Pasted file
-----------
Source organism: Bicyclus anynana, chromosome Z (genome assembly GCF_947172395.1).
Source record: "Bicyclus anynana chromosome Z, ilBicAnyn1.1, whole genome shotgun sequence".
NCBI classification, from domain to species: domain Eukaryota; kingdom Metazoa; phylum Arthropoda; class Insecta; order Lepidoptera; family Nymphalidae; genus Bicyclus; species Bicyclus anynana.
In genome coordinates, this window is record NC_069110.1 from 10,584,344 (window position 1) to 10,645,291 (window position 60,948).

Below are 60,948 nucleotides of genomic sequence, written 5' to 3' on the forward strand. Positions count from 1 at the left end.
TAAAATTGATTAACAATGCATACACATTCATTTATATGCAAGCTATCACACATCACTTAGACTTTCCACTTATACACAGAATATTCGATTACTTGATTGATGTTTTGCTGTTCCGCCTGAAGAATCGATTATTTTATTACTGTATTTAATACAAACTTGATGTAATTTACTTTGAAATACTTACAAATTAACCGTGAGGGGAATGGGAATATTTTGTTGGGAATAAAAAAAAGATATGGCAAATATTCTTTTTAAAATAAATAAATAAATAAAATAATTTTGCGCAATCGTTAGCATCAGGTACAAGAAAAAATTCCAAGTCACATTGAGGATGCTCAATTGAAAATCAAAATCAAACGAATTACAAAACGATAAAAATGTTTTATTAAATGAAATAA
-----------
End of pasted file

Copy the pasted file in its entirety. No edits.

Source organism: Bicyclus anynana, chromosome Z (genome assembly GCF_947172395.1).
Source record: "Bicyclus anynana chromosome Z, ilBicAnyn1.1, whole genome shotgun sequence".
NCBI classification, from domain to species: domain Eukaryota; kingdom Metazoa; phylum Arthropoda; class Insecta; order Lepidoptera; family Nymphalidae; genus Bicyclus; species Bicyclus anynana.
In genome coordinates, this window is record NC_069110.1 from 10,584,344 (window position 1) to 10,645,291 (window position 60,948).

Below are 60,948 nucleotides of genomic sequence, written 5' to 3' on the forward strand. Positions count from 1 at the left end.
TAAAATTGATTAACAATGCATACACATTCATTTATATGCAAGCTATCACACATCACTTAGACTTTCCACTTATACACAGAATATTCGATTACTTGATTGATGTTTTGCTGTTCCGCCTGAAGAATCGATTATTTTATTACTGTATTTAATACAAACTTGATGTAATTTACTTTGAAATACTTACAAATTAACCGTGAGGGGAATGGGAATATTTTGTTGGGAATAAAAAAAAGATATGGCAAATATTCTTTTTAAAATAAATAAATAAATAAAATAATTTTGCGCAATCGTTAGCATCAGGTACAAGAAAAAATTCCAAGTCACATTGAGGATGCTCAATTGAAAATCAAAATCAAACGAATTACAAAACGATAAAAATGTTTTATTAAATGAAATAA